no longer addicted to facecrack

saturday was a monumental day in melbourne. the hawks won, cleo didn’t wake us at 5am and most importantly, i finally gave up facebook for good. i’d planned to deactivate on the first goal of the grand final, but i was actually looking forward to sticking it to zuckerberg so much i ended up flicking the switch in the freezer aisle at the supermarket. it felt good. it still feels good.

this isn’t the first time i’ve done this. i’ve probably deactivated facecrack 3-4 times in the last 4 years, but always i’ve gone crawling back after a week or so. it’s only been three days but already it feels like this is the final time, and there’ll be no more shame stalking the photos of old school friends at 2am when most people won’t know i’ve reneged on my promise to rid myself of the evil clutches of data nerds in the usa. i feel like a smoker who’s had my last cigarette and completely turned the corner: it seems silly to compare facestalk to other addictions, but the saddest part of the whole sorry situation is that it’s probably truer than we care to admit. i’ve struggled to let go before. ‘why’ is beyond me: there’s not much to take from it, most people either share other posts or say nothing of value, it’s full of advertising, and at the end of the day the only person who stands to gain anything from it is the billionaire in california who thinks it’s perfectly fine to take your information and sell it to others for a profit. there’s not a lot of use for personal users in it anymore, and it’s really just a tool for businesses. i’ve done enough literature reviews on data and information security to know that they will just keep taking everything they can from you and unless you know exactly how to hide it, prevention is futile. i did a study on under 13 age restriction on facebook last year and surveyed random people about their views on kids using social media: not a single person was concerned about data security of children online. the less people think about it, the more they get away with. my email inbox is filling up with junkmail from companies i have never heard of, bought from or subscribed to. you have to ask how they get your details (do you though? really?). zuckerberg is the used car salesman of privacy and he’s not messing with mine anymore!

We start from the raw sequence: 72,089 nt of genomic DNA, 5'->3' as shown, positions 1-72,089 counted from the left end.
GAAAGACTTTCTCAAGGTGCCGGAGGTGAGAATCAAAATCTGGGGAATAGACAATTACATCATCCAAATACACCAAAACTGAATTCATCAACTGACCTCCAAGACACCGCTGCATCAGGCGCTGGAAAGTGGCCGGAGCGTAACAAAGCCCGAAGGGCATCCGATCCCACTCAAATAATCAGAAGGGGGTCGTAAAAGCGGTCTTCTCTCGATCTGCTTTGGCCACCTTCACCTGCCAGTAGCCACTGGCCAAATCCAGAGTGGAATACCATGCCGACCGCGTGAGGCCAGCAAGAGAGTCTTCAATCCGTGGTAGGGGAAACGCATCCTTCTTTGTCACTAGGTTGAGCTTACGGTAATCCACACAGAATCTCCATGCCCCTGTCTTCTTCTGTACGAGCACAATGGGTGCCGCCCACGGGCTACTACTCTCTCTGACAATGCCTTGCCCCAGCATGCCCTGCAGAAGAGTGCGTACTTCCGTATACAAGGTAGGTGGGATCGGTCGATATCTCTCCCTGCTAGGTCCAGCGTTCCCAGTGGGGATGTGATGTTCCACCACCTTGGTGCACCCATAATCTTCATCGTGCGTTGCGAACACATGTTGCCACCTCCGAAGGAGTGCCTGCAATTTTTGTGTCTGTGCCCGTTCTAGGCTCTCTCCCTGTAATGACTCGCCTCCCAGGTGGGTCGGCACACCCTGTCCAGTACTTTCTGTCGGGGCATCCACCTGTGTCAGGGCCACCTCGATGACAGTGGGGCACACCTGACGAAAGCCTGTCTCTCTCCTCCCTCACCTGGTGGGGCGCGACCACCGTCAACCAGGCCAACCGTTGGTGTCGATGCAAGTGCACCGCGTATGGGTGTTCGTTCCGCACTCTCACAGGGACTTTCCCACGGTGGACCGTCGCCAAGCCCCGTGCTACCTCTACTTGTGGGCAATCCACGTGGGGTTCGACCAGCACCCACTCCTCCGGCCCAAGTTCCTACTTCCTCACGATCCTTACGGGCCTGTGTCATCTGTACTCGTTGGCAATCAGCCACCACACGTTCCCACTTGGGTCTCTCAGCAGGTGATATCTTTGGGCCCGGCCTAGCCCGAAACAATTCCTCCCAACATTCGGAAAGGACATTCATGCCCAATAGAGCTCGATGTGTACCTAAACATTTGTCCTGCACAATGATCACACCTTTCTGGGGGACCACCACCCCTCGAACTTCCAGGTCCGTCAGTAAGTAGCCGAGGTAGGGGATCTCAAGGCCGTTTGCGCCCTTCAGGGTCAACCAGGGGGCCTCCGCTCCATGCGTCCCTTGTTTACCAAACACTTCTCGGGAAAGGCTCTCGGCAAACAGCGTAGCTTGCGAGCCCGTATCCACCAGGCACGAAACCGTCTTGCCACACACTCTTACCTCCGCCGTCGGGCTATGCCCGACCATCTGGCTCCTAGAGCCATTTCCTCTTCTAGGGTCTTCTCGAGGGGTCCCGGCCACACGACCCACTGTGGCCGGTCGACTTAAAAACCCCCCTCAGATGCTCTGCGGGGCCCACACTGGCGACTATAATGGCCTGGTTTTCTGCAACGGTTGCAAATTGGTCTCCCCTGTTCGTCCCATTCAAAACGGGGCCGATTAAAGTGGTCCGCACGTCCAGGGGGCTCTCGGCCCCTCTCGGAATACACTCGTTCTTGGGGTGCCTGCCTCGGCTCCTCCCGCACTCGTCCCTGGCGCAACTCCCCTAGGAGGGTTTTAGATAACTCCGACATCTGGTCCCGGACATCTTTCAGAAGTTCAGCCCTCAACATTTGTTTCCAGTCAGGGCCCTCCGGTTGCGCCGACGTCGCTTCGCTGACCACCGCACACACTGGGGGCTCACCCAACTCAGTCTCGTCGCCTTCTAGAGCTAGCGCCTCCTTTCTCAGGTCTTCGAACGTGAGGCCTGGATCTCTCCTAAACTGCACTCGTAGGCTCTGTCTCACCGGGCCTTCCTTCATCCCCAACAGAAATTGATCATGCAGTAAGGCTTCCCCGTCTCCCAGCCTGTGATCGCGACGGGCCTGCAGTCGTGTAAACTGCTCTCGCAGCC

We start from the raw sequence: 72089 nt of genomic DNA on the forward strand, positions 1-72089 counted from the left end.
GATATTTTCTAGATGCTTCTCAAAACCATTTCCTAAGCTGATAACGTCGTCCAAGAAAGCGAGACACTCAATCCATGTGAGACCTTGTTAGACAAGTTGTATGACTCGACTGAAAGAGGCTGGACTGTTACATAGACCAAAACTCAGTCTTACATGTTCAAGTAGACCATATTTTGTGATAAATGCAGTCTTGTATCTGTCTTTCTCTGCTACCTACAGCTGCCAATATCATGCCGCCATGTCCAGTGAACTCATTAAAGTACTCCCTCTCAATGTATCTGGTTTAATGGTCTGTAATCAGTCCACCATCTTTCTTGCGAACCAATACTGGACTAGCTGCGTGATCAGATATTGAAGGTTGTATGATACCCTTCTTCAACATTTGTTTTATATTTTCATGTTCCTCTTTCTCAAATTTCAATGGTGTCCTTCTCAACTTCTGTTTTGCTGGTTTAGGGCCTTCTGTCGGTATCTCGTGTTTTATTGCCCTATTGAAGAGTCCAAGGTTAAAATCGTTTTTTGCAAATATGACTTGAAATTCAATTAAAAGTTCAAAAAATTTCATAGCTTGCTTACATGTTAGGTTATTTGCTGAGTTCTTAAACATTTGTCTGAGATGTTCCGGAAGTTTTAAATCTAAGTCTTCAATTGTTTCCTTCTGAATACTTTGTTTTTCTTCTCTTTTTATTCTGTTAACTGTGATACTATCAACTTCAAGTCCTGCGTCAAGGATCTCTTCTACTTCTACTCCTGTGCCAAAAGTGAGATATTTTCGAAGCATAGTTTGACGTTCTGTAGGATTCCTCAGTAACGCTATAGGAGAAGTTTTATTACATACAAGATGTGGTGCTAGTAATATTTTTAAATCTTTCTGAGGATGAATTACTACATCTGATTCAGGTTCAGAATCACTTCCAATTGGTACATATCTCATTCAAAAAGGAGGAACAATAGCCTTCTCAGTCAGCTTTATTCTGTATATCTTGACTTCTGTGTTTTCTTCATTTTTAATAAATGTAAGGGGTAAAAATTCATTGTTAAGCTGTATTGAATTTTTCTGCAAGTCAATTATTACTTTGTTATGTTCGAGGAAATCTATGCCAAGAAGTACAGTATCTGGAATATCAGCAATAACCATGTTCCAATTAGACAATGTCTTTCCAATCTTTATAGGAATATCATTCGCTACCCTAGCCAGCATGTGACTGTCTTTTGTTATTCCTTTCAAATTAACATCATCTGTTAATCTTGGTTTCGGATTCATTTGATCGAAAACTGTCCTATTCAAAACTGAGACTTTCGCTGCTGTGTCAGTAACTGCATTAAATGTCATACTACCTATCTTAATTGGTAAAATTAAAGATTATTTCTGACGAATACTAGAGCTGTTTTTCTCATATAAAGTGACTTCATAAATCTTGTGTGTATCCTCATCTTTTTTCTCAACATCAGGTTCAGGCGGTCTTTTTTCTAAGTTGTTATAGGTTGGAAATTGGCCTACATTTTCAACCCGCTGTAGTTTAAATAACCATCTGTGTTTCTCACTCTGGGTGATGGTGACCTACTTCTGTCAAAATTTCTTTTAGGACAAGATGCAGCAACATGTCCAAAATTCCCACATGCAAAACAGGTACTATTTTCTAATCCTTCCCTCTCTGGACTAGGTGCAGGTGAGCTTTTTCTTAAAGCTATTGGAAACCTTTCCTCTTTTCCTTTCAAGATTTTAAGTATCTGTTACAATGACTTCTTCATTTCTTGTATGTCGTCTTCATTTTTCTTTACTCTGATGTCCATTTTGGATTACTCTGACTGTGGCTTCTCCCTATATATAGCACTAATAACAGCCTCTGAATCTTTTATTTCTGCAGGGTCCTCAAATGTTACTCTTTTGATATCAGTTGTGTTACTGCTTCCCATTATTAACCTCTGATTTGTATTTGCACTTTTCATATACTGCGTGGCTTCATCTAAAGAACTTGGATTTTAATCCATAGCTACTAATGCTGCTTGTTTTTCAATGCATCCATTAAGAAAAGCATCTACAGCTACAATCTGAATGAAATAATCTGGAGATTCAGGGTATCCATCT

i’ll leave you with one of my favourite scenes from the i.t. crowd: they seemed to sum it up best…. FOUR YEARS AGO.


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